It is shit like this that makes Illinois a joke, a running joke, and puts the state in danger of being perceived as dumber than Mississippi.
With a state budget that looks like a terminal patient trying to unplug their own machine, not to mention an unfunded pension liability of over $96 billion, naturally you got a legislator coming up with stupid shit like this.
State Rep. Luis Arroyo (D-Chicago) is sponsoring a measure that would ban the sale of lion meat in the state of Illinois, which we all know is a runaway problem, thanks to the state's dense patches of jungles and massive lion population.
The actuality is Arroyo says he knows of two places he "thinks" lion meat is for sale, and that is why this bill is so crucially important. Keep in mind, Arroyo only "thinks" lion meat is being sold at the two places, which he won't name since he doesn't have a single shred of proof of any of the nonsense he's talking about.
Although, to be fair, the AP story I got this from (click the image to head there) mentions that "lion burgers are practically nonexistent on restaurant menus," so now I'm a little confused. I've seen typos on menus like "fried tenderlion," instead of "fried tenderloin," but what does the Associated Press know about dining in Illinois that Rep. Arroyo doesn't, and how awkward would that lunch meeting go to get him on the same page?
Arroyo's bill would establish penalties of up to one year in jail and a fine of $2,500 for offenders, but could be a moot point, as the U.S. Fish and Wildlife Service is considering protecting African lions under the Endangered Species Act. I suppose someone should ask why they weren't already on the list, but it's not going to me, at least not in this column.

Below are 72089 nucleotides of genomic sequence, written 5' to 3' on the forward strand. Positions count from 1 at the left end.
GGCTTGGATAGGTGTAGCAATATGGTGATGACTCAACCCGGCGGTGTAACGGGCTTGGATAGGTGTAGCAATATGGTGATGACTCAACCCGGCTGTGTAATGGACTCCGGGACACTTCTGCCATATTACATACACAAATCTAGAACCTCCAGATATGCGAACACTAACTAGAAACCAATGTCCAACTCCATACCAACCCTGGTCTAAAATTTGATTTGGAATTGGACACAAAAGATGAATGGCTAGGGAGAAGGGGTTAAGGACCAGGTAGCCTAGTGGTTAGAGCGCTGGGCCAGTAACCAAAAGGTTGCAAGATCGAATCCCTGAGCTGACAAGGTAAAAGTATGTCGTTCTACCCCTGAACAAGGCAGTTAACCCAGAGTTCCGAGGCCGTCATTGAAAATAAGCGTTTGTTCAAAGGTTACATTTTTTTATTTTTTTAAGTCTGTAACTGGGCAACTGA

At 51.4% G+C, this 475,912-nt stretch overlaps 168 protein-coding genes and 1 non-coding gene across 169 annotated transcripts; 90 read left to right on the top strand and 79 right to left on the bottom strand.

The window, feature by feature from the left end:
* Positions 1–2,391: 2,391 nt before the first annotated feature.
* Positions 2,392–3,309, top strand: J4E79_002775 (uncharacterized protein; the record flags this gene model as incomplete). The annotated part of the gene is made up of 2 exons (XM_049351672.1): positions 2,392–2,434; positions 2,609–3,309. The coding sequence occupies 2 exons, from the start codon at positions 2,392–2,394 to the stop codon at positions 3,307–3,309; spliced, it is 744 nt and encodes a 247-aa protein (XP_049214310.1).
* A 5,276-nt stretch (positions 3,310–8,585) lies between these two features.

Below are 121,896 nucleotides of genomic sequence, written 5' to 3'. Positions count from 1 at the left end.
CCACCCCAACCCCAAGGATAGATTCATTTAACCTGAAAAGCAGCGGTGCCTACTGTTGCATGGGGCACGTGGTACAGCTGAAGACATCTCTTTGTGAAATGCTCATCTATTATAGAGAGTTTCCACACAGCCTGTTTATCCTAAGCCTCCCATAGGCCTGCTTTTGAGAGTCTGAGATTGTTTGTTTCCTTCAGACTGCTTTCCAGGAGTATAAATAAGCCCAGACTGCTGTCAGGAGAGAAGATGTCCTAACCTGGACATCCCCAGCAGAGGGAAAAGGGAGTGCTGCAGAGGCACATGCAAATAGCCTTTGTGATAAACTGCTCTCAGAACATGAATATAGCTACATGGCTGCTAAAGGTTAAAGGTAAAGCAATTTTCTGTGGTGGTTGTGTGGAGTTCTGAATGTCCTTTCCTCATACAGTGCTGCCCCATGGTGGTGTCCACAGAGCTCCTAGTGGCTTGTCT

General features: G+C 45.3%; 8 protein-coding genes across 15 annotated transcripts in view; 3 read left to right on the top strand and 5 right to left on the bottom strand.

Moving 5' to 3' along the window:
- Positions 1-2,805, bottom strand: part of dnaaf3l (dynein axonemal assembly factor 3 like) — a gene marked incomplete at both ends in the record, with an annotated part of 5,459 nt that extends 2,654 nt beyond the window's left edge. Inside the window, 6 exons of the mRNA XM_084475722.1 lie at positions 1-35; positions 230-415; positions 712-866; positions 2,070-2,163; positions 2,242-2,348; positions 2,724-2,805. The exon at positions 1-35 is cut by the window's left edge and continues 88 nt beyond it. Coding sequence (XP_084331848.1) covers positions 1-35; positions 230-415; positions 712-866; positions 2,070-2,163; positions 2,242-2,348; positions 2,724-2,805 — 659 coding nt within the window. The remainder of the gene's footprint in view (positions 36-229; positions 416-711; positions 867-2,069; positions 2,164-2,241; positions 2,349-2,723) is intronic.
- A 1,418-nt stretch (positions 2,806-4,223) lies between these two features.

Kristina Rasmussen, vice president of the Illinois Policy Institute, was as unimpressed as I was with this, saying that “legislators have bigger issues to tame than the commercialization of lion meat. Most people would never even conceive of eating lion meat. If this is a problem — and I’m not convinced that it is — surely it can be solved by civil action and community consensus and open debate. Do we have to rush in with a law, especially when we have so many other problems right in front of our face?”
Absolutely they do. That's the whole point of this. They got nothing, and are bringing all that nothing and then some to the table when they hammer out a half-assed plan to address the pension liability. Then, right before they approve it, they will have to knock it back to a quarter-assed plan, and the only possible way this will be achieved is by holding a special session. Because their regular pay covers all this nothing crap like lion meat, but if you should be so bold as to want a problem solved, well then, that will cost you extra.
Why would the House even consider a bill written solely to solve a problem that exists in the apparently fevered imagination of some state representative who wants to be able to say he introduced some kind of legislation to say he was looking out for the safety of the people, or the animals, or the reputation of of all the restaurants in town with a 'C' grade in the window. The kind of crap that will probably get him reelected.
The answer has become painfully obvious, and it is because time is money, talk is cheap, and the Illinois legislature is too interested in spending their allowances.
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